Rahm Emanuel had a message to critics of the administration's decision to release torture memos: the information is already out there, read the New York Review of Books.
The brash White House chief of staff, appearing on ABC's This Week, pushed back hard at those individuals -- notably former CIA chief Mike Hayden -- who insist that the release of documents pertaining to the treatment of detainees was a security threat.
"We've banned these techniques and practices," said Emanuel. "Banned them. Because we didn't think they were consistent with America's security... Second is, we've enhanced America's image abroad. These were tools used by terrorists, propaganda tools to recruit new terrorists. And the fact is having changed America's image does have an impact on our security and safety and makes us stronger."
Pressed a bit further about the security implications of such disclosures -- the notion being that terrorists were somehow now briefed on the intricacies of American interrogation policy -- Emanuel reminded the detractors that much of the info was already public knowledge.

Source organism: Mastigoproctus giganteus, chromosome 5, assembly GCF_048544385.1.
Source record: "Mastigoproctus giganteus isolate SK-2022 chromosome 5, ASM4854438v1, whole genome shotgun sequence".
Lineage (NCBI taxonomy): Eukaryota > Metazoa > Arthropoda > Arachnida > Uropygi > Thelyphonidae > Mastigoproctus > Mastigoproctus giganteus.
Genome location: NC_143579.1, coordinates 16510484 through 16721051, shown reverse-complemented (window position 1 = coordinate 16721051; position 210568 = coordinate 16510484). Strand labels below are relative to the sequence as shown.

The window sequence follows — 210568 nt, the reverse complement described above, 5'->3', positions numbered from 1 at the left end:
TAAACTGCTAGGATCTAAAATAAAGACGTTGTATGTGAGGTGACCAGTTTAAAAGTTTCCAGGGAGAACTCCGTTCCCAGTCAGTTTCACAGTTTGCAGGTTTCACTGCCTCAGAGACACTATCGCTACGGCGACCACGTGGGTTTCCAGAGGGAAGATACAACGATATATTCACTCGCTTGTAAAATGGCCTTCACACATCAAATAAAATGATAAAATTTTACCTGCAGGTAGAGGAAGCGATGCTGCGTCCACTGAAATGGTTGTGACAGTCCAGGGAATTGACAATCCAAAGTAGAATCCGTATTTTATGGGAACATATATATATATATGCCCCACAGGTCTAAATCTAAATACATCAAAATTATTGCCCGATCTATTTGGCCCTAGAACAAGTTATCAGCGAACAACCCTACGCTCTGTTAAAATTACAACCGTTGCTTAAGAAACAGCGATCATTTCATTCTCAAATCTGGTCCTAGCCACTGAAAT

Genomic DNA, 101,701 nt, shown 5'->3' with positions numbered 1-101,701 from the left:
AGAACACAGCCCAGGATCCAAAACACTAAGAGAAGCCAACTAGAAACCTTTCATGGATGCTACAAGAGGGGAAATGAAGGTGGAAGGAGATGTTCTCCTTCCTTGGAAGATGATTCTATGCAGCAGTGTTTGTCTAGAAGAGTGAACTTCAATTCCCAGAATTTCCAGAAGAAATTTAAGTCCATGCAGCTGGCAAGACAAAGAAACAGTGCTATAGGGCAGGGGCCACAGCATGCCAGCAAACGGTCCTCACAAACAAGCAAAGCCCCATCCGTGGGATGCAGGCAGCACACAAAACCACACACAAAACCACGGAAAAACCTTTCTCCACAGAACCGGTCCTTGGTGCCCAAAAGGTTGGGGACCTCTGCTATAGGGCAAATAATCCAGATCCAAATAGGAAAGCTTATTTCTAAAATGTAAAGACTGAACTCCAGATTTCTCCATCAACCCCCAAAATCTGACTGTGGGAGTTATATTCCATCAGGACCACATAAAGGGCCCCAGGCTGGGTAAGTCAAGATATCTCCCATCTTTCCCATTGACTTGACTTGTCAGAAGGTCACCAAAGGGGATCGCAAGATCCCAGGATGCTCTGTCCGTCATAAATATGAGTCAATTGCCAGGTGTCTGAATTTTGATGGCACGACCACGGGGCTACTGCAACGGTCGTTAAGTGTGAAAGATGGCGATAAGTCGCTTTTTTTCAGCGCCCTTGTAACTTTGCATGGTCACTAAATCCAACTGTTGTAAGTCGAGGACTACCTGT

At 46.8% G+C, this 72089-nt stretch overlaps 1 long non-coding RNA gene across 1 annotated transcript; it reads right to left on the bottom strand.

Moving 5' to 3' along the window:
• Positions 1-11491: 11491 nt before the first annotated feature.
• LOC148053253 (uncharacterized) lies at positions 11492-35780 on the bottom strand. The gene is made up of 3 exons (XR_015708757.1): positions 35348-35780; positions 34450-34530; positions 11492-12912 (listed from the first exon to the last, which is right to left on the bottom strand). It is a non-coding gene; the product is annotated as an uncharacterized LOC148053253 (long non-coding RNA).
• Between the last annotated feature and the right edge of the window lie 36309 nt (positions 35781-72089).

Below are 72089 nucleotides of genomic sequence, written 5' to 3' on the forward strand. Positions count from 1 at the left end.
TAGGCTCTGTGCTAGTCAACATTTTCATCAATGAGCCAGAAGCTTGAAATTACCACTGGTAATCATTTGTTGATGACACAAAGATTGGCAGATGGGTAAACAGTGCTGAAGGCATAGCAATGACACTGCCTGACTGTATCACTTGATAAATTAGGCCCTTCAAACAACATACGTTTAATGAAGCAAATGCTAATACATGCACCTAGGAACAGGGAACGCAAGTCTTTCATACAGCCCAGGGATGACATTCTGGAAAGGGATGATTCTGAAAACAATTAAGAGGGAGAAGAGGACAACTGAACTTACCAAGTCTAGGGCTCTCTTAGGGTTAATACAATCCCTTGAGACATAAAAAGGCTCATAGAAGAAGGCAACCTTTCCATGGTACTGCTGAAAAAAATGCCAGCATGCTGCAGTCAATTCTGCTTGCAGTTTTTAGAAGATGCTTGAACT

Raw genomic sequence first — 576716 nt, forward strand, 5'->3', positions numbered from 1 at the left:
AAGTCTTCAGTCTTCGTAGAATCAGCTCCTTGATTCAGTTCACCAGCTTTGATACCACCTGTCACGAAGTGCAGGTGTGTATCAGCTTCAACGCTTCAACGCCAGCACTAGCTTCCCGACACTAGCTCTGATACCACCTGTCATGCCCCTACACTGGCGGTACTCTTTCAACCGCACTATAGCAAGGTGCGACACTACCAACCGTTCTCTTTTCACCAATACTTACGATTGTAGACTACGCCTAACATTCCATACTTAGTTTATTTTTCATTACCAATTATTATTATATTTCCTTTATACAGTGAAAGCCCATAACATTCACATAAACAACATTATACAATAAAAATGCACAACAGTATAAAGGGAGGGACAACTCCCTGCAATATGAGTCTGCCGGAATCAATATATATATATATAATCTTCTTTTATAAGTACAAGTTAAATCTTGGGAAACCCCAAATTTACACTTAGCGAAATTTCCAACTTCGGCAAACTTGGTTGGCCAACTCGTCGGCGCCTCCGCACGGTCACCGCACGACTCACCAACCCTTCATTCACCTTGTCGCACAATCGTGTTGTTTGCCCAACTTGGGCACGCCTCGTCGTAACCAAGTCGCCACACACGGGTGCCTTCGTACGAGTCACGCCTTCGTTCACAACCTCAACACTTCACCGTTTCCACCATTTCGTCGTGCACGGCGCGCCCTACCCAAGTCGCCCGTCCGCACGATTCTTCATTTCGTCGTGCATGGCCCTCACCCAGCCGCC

"One of the reasons the president was willing to let this information out [was that] the information was out," he said. "So if they're saying you basically have exposed something, it's been written. Go get the New York Review of Books. It is there. So the notion that somehow we're exposing something -- it's already been out. In fact, President Bush...allowed a lot of this information out. So the notion that somehow this all of a sudden is a game changer doesn't take cognizance of the fact it's in the system and in the public domain. Therefore, it's not new... Number two: it's one of the key tools al Qaeda has used for recruitment. There has been a net cost to America by changing the way America is seen in the world, which means banning this technique and practice, we have actually stopped them and prevented them from using it as a rallying cry."